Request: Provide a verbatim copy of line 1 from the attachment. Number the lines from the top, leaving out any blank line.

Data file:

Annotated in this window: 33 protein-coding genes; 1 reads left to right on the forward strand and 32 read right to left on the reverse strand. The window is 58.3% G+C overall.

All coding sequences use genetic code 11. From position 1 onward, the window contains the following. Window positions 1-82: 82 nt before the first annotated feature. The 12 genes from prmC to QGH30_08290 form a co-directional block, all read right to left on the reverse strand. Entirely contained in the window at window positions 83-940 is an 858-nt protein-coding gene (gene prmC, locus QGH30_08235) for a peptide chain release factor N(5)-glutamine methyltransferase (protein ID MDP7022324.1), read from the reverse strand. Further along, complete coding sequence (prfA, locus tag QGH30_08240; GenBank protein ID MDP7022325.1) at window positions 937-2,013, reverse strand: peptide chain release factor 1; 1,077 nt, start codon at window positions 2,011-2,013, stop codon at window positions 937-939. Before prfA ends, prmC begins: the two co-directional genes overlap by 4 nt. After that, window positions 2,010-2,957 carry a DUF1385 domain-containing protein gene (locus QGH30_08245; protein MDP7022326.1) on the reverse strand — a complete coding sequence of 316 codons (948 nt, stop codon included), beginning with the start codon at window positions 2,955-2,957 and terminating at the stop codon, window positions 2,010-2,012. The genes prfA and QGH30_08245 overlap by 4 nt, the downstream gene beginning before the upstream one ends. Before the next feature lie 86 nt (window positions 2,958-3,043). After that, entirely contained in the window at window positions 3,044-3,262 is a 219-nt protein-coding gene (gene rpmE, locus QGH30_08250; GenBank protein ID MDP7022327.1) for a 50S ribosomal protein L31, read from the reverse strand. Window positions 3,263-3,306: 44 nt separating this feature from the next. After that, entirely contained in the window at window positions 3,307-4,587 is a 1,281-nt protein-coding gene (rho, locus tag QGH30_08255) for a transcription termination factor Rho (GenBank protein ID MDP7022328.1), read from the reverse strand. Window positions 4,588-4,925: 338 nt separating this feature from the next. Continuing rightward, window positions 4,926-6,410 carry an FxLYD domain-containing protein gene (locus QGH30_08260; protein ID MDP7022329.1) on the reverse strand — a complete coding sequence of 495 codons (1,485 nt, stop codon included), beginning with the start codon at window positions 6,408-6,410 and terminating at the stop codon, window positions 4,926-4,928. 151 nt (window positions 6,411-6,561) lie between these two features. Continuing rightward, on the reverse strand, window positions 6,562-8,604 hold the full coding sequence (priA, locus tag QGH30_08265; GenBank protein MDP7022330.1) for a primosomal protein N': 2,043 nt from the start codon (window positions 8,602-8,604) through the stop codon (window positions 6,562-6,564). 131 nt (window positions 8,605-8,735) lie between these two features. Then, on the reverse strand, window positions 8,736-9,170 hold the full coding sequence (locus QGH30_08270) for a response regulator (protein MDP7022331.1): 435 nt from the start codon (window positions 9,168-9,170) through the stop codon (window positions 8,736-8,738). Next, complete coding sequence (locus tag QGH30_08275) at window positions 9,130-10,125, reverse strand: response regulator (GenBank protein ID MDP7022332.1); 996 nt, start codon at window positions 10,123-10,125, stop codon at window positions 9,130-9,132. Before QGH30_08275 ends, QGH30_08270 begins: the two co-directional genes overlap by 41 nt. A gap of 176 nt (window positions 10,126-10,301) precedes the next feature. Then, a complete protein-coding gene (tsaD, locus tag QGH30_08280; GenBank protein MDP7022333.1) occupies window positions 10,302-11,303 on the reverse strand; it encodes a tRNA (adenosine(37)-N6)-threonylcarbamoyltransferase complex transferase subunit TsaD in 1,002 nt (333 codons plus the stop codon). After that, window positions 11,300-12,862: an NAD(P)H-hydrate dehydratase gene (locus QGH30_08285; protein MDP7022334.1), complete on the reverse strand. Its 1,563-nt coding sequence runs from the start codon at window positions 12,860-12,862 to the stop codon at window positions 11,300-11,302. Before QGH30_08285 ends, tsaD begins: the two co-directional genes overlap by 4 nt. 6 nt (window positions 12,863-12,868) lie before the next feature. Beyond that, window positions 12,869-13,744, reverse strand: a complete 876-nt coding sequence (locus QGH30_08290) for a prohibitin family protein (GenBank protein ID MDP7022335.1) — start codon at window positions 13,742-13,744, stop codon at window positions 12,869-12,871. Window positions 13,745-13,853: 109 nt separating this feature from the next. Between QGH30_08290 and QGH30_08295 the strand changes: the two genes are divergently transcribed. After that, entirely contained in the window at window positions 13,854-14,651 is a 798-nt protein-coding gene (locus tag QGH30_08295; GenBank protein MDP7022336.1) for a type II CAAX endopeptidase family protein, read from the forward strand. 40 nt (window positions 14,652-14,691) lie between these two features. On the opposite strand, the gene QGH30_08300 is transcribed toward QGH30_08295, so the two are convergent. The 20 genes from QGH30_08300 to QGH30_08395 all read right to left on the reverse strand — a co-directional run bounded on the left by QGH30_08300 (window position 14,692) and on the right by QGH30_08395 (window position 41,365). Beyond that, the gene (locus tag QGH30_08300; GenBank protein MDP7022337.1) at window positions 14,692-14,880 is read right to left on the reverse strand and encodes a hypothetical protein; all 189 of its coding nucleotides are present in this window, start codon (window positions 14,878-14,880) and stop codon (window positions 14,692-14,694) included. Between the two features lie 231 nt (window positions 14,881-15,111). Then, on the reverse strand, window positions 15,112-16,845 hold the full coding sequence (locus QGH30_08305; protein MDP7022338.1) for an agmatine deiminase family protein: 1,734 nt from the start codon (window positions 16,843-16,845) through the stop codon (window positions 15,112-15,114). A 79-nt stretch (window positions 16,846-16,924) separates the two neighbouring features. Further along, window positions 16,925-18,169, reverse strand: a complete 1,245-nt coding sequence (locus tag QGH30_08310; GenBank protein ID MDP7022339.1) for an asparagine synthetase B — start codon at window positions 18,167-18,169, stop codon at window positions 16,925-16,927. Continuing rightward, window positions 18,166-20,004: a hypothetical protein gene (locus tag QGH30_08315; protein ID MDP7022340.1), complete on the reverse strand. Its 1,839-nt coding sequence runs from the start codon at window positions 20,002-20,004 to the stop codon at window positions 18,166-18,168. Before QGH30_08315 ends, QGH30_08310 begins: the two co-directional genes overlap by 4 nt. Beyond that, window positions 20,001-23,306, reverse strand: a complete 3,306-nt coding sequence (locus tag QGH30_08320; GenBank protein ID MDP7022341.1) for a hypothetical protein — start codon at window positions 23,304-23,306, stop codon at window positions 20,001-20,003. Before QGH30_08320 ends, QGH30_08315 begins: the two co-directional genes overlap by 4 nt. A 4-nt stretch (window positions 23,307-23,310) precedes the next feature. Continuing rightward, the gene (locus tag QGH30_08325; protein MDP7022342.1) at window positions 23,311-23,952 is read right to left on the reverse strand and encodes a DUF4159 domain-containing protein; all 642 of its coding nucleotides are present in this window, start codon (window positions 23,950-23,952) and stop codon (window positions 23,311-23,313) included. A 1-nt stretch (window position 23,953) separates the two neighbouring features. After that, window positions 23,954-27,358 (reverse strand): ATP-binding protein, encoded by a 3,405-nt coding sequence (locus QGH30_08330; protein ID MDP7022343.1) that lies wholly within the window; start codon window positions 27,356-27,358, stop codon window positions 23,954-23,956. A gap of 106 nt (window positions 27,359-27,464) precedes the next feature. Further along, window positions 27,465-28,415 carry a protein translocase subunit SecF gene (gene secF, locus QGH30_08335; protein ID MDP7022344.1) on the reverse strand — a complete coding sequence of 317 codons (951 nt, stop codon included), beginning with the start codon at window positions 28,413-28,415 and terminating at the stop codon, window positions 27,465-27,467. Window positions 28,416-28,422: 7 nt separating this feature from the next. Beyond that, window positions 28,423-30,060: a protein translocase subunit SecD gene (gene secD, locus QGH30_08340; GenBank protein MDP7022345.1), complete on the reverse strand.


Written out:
Annotated in this window: 33 protein-coding genes; 1 reads left to right on the forward strand and 32 read right to left on the reverse strand. The window is 58.3% G+C overall.